Understanding the Power of Idea Development on a Field Trip to IKEA

Note from Professor Mark Burgess, CEO, Blue Focus Marketing: On Thursday June 23, 2016, my Rutgers University graduate class in Market Assessment and Analysis participated in a unique field trip for 27 students in the MBS Master of Business & Science program.   The trip was to the IKEA store in Elizabeth, New Jersey.  The purpose was to analyze this well-known brand’s customer experience (CX) strategy. The students assumed the role of marketing consultants.  As author Brian Solis tells us: “Customer experience is the sum of all engagements and interactions with a customer … it’s what your customer feels, thinks, says (to you and others). “ 

     Ideas are everywhere. They come to you while you’re in the shower, driving back home, traveling on the train or subway, waiting for the bus, or while you’re thinking about the people you love or care about.  They also appear when you think about the future or the past - the moments, experiences, and things that make you feel comfortable, happy, excited, or understood. But the real power of these ideas comes not from their arrival alone, but from their development. Realizing ideas through the results of our work, and, even better, solving real problems or improving lives through this work, is where ideas gain their true importance. It is evident that IKEA understands this and many other things that have lead the company to achieve its outstanding position on the American market and around the world.

     But what makes IKEA so special? What role does its marketing strategy play in its success? Those are just some of the questions that a bunch of Rutgers students are looking forward to answering this summer. To help us do so, the Marketing Assessment and Analysis for Business & Science[1] class made a field trip to IKEA. Although some of the students have been there before, this time, it was not a regular shopping trip. Since the very beginning of the course, students were encouraged by the instructor, Mark Burgess[2], to start thinking critically about the “IKEA experience” as a means to interact, influence and engage the customers, even before visiting IKEA. Thus, students analyzed the brand’s presence on different media, focusing on social media channels like YouTube, Facebook, and Twitter. Also, IKEA’s blogs and website were checked in order to understand how the company interacts with the audience.

     During our visit to the Elizabeth, New Jersey store, students were determined to focus on every detail of the experience in order to identify the marketing strategy, which includes the 4P’s: Product, Promotion, Price, and Placement.  During the field trip, each group analyzed, discussed and noted elements from a new perspective. At the entrance, we, along with other store customers, were able to get a ruler and a pencil to not just take notes of the items that we liked, but also to take measurements along the way.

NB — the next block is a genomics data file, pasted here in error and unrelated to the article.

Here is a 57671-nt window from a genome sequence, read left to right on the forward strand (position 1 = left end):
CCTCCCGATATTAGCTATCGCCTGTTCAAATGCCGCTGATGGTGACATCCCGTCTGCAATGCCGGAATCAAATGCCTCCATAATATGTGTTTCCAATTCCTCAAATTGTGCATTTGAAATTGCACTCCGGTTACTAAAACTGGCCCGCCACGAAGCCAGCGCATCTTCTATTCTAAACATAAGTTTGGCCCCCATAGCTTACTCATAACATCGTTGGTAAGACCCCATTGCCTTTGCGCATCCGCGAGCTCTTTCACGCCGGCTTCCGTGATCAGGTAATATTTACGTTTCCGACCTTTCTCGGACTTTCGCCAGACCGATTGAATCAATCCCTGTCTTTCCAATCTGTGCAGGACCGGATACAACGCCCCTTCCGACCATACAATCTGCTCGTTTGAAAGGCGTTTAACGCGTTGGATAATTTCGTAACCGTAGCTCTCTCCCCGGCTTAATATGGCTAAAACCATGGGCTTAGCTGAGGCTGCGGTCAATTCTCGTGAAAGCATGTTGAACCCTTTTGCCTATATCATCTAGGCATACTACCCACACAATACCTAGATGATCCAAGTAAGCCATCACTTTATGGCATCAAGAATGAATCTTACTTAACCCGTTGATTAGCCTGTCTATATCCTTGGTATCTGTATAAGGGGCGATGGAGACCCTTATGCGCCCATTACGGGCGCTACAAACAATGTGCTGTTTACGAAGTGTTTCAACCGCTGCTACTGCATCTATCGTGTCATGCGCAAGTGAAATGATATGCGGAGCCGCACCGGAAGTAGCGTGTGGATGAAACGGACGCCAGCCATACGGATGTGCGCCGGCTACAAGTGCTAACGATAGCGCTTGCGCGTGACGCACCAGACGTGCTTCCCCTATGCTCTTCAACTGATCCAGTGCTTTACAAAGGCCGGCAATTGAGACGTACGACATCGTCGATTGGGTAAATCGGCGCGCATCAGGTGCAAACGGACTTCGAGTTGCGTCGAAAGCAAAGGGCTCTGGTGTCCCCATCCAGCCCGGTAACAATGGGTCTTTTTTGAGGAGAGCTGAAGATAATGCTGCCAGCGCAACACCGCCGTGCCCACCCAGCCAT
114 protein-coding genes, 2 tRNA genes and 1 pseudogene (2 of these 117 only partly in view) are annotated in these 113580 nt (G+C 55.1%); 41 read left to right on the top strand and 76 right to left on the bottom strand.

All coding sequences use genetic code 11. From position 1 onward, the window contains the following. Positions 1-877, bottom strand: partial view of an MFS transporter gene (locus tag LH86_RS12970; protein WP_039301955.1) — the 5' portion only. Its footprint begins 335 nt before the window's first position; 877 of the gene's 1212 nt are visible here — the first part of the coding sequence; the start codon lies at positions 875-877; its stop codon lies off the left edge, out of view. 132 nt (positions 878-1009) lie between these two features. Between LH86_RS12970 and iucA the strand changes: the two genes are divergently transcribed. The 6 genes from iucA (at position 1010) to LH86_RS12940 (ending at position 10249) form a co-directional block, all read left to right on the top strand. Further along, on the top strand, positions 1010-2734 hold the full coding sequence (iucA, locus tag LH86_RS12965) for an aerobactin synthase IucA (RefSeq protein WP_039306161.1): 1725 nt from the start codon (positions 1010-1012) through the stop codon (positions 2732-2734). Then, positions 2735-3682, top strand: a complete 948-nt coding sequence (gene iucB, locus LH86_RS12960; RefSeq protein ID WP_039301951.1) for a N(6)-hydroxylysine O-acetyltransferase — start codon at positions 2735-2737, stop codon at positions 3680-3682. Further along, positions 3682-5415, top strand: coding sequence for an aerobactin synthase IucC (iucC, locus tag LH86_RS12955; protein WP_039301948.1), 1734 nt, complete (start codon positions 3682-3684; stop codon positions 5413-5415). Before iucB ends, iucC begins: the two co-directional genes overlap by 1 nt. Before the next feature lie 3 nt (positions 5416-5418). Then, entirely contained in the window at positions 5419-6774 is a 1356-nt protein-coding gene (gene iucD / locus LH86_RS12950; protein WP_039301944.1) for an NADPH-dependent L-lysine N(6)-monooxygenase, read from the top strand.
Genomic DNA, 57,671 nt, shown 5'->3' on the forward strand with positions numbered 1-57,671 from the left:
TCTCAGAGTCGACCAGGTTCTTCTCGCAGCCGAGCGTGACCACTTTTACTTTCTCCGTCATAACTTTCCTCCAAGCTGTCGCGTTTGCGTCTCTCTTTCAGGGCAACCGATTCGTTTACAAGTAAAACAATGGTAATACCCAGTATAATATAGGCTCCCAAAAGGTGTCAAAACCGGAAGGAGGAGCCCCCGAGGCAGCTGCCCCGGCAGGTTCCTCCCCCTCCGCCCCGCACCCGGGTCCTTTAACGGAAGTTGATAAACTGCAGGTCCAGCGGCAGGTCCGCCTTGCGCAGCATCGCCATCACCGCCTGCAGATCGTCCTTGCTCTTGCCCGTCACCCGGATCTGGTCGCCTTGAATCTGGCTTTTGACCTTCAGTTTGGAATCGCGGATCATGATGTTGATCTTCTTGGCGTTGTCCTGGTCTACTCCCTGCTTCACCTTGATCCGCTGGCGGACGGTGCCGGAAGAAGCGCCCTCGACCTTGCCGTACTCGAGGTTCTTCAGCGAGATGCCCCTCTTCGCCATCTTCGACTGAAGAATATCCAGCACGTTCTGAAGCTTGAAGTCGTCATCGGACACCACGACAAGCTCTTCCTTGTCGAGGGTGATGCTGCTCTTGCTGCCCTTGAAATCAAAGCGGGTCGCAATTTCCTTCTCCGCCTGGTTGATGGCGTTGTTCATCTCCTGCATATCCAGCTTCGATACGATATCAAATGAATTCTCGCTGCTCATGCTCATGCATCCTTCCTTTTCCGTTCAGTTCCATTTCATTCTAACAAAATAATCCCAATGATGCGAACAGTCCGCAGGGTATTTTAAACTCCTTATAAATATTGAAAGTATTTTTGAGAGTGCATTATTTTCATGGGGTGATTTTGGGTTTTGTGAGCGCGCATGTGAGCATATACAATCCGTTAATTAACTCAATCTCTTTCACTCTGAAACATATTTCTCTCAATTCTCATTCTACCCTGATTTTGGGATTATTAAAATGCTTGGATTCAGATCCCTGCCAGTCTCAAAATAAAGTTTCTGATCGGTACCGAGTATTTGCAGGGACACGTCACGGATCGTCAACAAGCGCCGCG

Some people may agree that walking through IKEA is like visiting one of your friends’   houses, but one in which, if you like something, you will know where to buy it, no need to ask. Moreover, ideas are spread all over the store, letting the customers know how the products they have the chance to acquire will look in their own houses. But students were aiming to go further, paying attention to prime features like IKEA Family and how the new products are highlighted. Even if your smartphone has no data, IKEA has Wi-Fi that you can use, because after all, you are at your friend’s house.

     Do you want to design your own spaces? No problem. IKEA offers you stations to design using some stations around the store, providing you information and a 3D representation.  Afterward, you can order right there after creating an account. Hungry? No problem. You are welcome at the restaurant and café, and no need to check out before going there. Also, there are tips, security advice, instructions and more available all over the place. Have you seen something that does not make sense to you? Well, maybe you will want to take a look at the description the store has displayed from the designer, so you can better understand and share the concept behind the product.

     According to Professor Mark Burgess, “After observing the CX from the customer’s perspective, the student teams are now in a better position to recommend improvements in customer experience design.  As one student told me, ‘this was a great opportunity to observe first-hand the importance of creating a good customer experience, and is valuable input for completing our final term project.’” To complete the summer course, students will make a presentation that highlights the insights they drew from their research and field experience, as well as provide comments, impressions, and recommendations for improvement. We are excited to see the interesting discussion in which different ideas, opinions, thoughts and experiences will converge.






[2] Mark Burgess is author of the best seller The Social Employee and is among the top 20 content marketing influencers. …. @mnburgess